For the half-year to 31 December 2014, the IPKat's regular team is supplemented by contributions from guest bloggers Rebecca Gulbul, Lucas Michels and Marie-Andrée Weiss.

Regular round-ups of the previous week's blogposts are kindly compiled by Alberto Bellan.

Wednesday, 26 August 2009

Further nonsense at the USPTO

The following should be borne in mind before reading the rest of this post:

"The state of the law with respect to subject matter eligibility is in flux. The following interim instructions are for examination guidance pending a final decision from the Supreme Court in Bilski v. Kappos. These examination instructions do not constitute substantive rulemaking and hence do not have the force and effect of law. Rejections will be based upon the substantive law, and it is these rejections that are appealable. Consequently, any perceived failure by Office personnel to follow these instructions is neither appealable nor petitionable."
The IPKat can now announce that the USPTO, under its new ex-IBM boss David Kappos, has formulated a new set of guidelines (available from Patently-O) on how to deal with patentable subject matter, even though Bilski remains to be finally decided by the Supreme Court. More than this the IPKat is reluctant to say for now as his fur is bristling too much, but he finds it difficult to see how the new guidance, with its ridiculous (and strangely ironic) playschool-type flowcharts, will help in the meantime.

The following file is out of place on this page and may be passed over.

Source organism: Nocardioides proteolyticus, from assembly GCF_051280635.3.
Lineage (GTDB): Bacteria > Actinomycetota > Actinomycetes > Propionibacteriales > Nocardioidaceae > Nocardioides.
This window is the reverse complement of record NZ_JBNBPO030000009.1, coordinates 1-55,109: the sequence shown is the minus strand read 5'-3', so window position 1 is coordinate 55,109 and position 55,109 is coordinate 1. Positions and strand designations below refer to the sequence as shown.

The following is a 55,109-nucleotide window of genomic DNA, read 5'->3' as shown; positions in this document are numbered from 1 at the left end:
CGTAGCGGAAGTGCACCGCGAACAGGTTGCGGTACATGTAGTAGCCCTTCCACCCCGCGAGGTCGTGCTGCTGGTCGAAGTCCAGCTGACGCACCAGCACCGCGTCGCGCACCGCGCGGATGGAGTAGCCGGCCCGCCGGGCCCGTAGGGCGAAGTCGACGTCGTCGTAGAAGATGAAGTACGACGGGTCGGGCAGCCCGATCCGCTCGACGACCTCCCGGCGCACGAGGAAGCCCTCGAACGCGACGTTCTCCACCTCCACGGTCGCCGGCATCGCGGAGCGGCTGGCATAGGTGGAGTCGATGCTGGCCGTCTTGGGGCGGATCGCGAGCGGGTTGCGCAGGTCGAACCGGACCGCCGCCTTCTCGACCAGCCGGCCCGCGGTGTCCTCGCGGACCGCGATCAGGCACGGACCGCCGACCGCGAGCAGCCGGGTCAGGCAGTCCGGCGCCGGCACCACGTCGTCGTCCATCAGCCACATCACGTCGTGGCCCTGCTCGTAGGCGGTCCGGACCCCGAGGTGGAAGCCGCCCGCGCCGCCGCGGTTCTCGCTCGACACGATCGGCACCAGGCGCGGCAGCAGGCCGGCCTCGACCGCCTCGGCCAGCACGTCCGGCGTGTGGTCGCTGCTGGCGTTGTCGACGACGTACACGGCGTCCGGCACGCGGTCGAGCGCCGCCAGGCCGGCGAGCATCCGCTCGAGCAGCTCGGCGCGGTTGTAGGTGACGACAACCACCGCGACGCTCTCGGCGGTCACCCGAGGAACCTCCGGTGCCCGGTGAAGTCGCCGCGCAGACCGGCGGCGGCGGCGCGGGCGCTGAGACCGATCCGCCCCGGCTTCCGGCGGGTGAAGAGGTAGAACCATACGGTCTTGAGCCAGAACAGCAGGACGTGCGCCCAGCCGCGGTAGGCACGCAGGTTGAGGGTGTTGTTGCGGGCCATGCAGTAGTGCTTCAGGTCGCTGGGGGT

Thanks also to Stéphane Ambrosini for prodding the IPKat in action.

5 comments:

goldenrail said...

You mean you don't use charts like that in law in the UK? My law school outlines and study materials were filled with such fun "playschool" diagrams; don't know how I would have made it through without them. ;)

Gerontius said...

Patently-O don't seem to have a problem with this. How is a flowchart worse than a four-step test, whether it be the one from Aerotel or from Windsurfer?

AJ said...

I am inclined to agree with:

Patently-O in saying the "guidelines appear to do a good job of synthesizing the highly confusing area of law into a straightforward algorithm"

and Kojak when he mumbled on about a picture being worth a 1,000 words especially when illustrating multi-stage tests (though perhaps i may have made up that last bit).

More flowcharts please!

Anonymous said...

Agree with the above. It may be redundant soon, but full marks to the USPTO for trying to make a confusing area of law easier to understand.

Anonymous said...

Dear Kats,

could you please have a headline in your postings, so one can sort out and have priority in reading whether the issue is nearer or farer away from one's interest?

Regards Heinz

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